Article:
A neat little app recommended by Justin Blanton on Twitter that helps you keep track of your cellular data usage. It features an Apple Watch companion app with complication, today view widget, and clever usage forecasting. It’s by far the best looking app I’ve seen for this utility.
Dan Primack, writing for Fortune:
A Fortune investigation shows that an iPhone enabled with Crystal — the top paid iOS app right now – is unable to fully render the e-commerce sites of many major retailers, including Walmart, Sears and Lululemon.
I’ve noticed similar problems on a handful of websites while browsing with content blockers enabled. Luckily it’s easy enough to reload the webpage without them — tap and hold the reload button and choose “Reload Without Content Blockers” — but it’s unlikely that the average user is going to know how to do that. How many potential customers are just going to leave and purchase elsewhere when they encounter problems like this because “the site doesn’t work?”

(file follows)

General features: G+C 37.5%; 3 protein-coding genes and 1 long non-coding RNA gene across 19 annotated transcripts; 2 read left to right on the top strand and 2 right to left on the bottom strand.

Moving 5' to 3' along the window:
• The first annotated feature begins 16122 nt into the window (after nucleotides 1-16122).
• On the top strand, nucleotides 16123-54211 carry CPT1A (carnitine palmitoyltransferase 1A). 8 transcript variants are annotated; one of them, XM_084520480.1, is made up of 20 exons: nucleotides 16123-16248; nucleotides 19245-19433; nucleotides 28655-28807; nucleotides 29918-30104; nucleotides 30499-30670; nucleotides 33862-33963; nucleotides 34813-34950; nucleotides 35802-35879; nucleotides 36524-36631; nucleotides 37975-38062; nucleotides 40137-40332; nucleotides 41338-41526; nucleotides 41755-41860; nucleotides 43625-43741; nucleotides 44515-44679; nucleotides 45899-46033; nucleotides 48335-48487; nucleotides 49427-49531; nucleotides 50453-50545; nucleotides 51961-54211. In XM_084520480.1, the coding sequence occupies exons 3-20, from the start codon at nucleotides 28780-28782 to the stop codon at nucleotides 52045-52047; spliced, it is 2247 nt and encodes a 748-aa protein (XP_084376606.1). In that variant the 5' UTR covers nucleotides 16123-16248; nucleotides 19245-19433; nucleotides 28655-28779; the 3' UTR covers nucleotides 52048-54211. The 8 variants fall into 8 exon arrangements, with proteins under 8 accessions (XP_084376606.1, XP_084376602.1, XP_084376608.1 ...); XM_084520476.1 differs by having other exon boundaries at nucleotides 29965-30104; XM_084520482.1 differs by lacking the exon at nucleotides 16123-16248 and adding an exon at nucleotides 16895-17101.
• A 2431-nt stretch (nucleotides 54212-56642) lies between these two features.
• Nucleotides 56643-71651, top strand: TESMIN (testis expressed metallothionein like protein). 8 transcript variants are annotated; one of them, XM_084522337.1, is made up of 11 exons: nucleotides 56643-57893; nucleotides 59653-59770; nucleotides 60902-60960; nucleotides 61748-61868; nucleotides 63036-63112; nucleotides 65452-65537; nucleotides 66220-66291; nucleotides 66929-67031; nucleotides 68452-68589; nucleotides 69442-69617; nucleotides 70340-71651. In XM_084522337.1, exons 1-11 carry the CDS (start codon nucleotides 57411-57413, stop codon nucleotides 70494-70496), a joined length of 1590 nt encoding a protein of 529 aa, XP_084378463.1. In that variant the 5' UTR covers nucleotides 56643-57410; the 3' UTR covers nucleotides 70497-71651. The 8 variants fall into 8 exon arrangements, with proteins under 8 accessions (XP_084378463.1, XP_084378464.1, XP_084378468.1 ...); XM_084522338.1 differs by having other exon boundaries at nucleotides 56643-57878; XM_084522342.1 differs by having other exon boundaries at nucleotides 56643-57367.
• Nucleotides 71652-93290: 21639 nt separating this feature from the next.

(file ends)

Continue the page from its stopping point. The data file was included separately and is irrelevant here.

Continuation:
I guess online publishers aren’t the only ones who could be hurt by ad blockers.
I do think ad blockers should show “good” ads by default, but I’m uncomfortable with the developer accepting payments from the whitelisted ad networks.
I think people in the music industry miss something very important. Most people simply don’t care very much about music. They may want to listen to a few of the latest hits, and they will do so on the radio, or with an ad-supported streaming service such as Spotify, or on YouTube. For the most part, these people use music as wallpaper. They are not music fans. The percentage of people who care enough about music to want to pay even $10 a month is clearly very small.